Forty percent (40%) of American voters say that President Bush is doing a good or an excellent job on taxes. A Rasmussen Reports national telephone survey found that 39% say the same about his handling of the economy.
At the other end of the spectrum, just 15% say he is doing a good or an excellent job on immigration. [Emphasis and link added.]
Fifteen percent. That is getting down near the percentage who think their automatic garage door is sending them semaphore signals from outer space. ... Isn't this finding is flat incompatible with the idea that, "A majority of Americans support our proposal," as John McCain asserted this week, or that it is opposed only by a "very intense minority" of conservatives? What has George Bush's handling of immigration been other than the pursuit of McCain's bill? ... Update: Alert reader C.W. notes thatsome of the disapproval of Bush probably reflects voters unhappy that he'd apparently (at the time) failed to get an immigration bill through, though he was campaigning for its revival. But another Rasmussen poll at about the same time showed only 20% wanted the Grand Bargain revived. ... 12:42 P.M.
Yes, John Edwards does seem like the obvious Dem presidential candidate to seize the gaping, near-irresistable opening and oppose the immigration bill, as MyDD's Tarheel--alertly flagged by Blogometer--argues. I was hoping for Obama. But Edwards is losing. He needs to make a move. And if you really care about incomes at the bottom of the distribution--which is what I thought Edwards' campaign was all about--then you can't not oppose this bill, I think. ... Tarheel notes that the immigration bill
is hugely unpopular. Most americans outside the blogosphere heavily oppose it. Union workers seem unhappy with it. Americans (outside the blogosphere) instinctively don't believe in rewarding illegal behavior with citizenship. This would bring lots of free press for Edwards and distinguishes him from others on the Democratic side. I'm fairly certain this wouldn't lose any votes in Iowa or NH or SC.
Comments by Republican senators on Thursday suggested that they were feeling the heat from conservative critics of the bill, who object to provisions offering legal status. The Republican whip, Trent Lott of Mississippi, who supports the bill, said: "Talk radio is running America. We have to deal with that problem."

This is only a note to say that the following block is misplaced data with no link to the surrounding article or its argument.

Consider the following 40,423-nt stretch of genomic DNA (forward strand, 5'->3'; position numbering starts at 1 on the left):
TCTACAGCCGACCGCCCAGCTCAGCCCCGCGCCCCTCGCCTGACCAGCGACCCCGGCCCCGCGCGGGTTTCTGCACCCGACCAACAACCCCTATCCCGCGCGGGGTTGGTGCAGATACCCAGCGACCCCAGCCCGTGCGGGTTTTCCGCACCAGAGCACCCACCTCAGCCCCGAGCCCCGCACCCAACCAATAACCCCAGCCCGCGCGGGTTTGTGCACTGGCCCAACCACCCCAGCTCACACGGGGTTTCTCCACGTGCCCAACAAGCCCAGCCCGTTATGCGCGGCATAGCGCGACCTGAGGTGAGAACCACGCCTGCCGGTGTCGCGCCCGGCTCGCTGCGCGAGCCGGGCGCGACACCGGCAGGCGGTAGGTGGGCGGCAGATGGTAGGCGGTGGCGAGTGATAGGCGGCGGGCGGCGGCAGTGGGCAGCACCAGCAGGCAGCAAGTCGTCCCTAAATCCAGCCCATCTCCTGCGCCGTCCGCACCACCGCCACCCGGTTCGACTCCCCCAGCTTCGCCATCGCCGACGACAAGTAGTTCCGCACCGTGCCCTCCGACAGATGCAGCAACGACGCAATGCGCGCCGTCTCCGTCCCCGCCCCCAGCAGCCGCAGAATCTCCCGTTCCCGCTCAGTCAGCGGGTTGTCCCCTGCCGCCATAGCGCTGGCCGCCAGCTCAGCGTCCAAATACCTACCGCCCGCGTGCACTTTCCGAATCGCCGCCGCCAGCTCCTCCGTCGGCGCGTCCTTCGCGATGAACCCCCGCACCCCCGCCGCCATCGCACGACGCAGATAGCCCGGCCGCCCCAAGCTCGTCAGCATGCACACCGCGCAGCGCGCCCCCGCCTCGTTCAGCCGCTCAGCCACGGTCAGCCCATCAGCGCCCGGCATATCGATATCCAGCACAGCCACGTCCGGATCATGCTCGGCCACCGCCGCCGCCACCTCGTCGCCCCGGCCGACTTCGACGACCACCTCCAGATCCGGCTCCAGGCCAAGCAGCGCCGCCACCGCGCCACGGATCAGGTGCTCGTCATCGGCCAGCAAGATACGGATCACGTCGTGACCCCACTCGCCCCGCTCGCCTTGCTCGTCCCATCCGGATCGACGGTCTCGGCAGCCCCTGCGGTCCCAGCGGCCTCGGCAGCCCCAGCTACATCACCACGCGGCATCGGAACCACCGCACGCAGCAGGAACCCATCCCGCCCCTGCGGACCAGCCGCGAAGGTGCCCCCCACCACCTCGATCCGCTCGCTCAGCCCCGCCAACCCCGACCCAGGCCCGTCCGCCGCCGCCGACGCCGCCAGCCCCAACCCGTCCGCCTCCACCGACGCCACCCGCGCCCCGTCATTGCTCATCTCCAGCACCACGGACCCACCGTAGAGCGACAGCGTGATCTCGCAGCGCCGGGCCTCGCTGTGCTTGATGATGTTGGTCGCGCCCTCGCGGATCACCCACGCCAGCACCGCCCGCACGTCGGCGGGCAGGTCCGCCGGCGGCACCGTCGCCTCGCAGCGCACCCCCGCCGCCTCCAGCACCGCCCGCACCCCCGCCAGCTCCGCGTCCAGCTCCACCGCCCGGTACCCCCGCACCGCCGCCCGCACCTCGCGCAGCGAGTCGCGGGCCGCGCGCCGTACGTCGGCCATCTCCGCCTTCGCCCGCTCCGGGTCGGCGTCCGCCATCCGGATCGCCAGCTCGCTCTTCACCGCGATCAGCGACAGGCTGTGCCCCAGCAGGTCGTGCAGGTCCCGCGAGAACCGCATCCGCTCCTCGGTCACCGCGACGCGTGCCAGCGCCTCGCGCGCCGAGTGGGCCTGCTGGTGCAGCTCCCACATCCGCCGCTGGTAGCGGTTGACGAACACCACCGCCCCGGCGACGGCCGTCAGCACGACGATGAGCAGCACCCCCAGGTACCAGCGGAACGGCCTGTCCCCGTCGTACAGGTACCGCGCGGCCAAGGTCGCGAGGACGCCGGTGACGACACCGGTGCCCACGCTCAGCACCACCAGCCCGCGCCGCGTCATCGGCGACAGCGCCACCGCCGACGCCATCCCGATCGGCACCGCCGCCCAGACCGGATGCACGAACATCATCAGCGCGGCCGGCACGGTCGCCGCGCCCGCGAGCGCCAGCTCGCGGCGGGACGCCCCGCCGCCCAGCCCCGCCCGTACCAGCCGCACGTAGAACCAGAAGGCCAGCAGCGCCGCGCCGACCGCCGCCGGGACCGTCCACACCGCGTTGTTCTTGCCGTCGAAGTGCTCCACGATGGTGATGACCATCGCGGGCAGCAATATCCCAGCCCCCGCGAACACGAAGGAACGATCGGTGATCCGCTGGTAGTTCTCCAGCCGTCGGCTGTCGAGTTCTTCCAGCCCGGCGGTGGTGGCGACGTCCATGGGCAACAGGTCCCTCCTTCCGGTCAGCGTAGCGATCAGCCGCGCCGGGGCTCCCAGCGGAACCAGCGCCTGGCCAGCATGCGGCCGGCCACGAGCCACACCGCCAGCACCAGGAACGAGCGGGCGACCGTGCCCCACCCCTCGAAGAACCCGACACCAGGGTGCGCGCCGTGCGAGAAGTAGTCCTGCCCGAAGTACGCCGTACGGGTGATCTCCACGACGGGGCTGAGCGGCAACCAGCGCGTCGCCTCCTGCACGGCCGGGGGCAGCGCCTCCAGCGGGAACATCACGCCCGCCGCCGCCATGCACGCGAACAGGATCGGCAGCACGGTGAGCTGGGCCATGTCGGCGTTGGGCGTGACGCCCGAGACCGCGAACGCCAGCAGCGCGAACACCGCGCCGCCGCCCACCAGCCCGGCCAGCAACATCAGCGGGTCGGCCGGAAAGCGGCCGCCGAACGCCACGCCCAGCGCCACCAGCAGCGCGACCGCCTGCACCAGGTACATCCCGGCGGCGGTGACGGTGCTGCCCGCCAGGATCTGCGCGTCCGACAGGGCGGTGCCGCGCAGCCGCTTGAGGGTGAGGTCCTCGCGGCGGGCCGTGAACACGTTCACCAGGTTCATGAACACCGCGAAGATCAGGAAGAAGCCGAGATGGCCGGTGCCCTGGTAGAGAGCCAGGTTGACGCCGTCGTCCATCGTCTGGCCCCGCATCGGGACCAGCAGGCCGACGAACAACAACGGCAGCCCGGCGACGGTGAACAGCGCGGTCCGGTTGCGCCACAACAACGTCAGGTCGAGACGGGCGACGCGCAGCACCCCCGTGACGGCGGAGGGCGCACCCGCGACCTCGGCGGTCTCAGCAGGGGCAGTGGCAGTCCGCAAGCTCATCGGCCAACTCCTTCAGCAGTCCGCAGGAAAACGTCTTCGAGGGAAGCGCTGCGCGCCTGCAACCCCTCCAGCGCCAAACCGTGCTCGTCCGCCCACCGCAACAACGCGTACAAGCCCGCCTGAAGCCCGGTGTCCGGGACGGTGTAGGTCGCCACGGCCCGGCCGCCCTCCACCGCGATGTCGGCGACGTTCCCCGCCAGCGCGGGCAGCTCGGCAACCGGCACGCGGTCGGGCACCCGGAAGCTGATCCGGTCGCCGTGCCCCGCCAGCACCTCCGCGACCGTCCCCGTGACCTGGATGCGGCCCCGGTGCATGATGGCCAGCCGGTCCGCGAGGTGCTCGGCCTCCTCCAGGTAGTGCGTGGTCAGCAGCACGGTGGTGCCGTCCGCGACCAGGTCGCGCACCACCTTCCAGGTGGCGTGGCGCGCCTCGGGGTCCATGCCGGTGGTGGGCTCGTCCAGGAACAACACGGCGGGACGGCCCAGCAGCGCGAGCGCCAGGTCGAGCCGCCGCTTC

At some point, Mr. Lott said, Senate Republican leaders may try to rein in "younger guys who are huffing and puffing against the bill."
[E.A.] a) 'Feeling the heat'! b) It's of course in the interests of the bill's backers to make it seem as if opposition only comes from "talk radio," and not, say, from the AFL-CIO--or from ordinary non-radio Democrats and Republicans, for that matter; c) Is that Rush you're talkin' about? d) Is Lott still smarting from the lack of support he got from the GOP grassroots after his appalling Strom Thurmond comments? e) Is he making a play for Strange New Respect? f) Wasn't it Lott who criticized as "not helpful" Bush's bashing of GOP opponents of the bill? I think it was. g) Isn't the obvious pro-bill strategy to let the opposition calm down, not stir it up? h) I thought it was John McCain who didn't know what was in the bill. ...
Update:Instapundit sees a pattern ...
A year ago, Trent Lott was saying he was "damn tired" of PorkBusters, and now the GOP is all about fighting the pork. Difference? They lost an election by listening to him. Now what will they be saying after the next election?
Lott was on the verge of turning into an intriguing, nothing-to-lose, truth-telling character a while back. What happened? ... Possible answer: He is telling the truth--and the truth is he's one of "the plump complacent emirs of the one-party-state of Incumbistan," as Mark Steyn puts it. ... 2:34 A.M.
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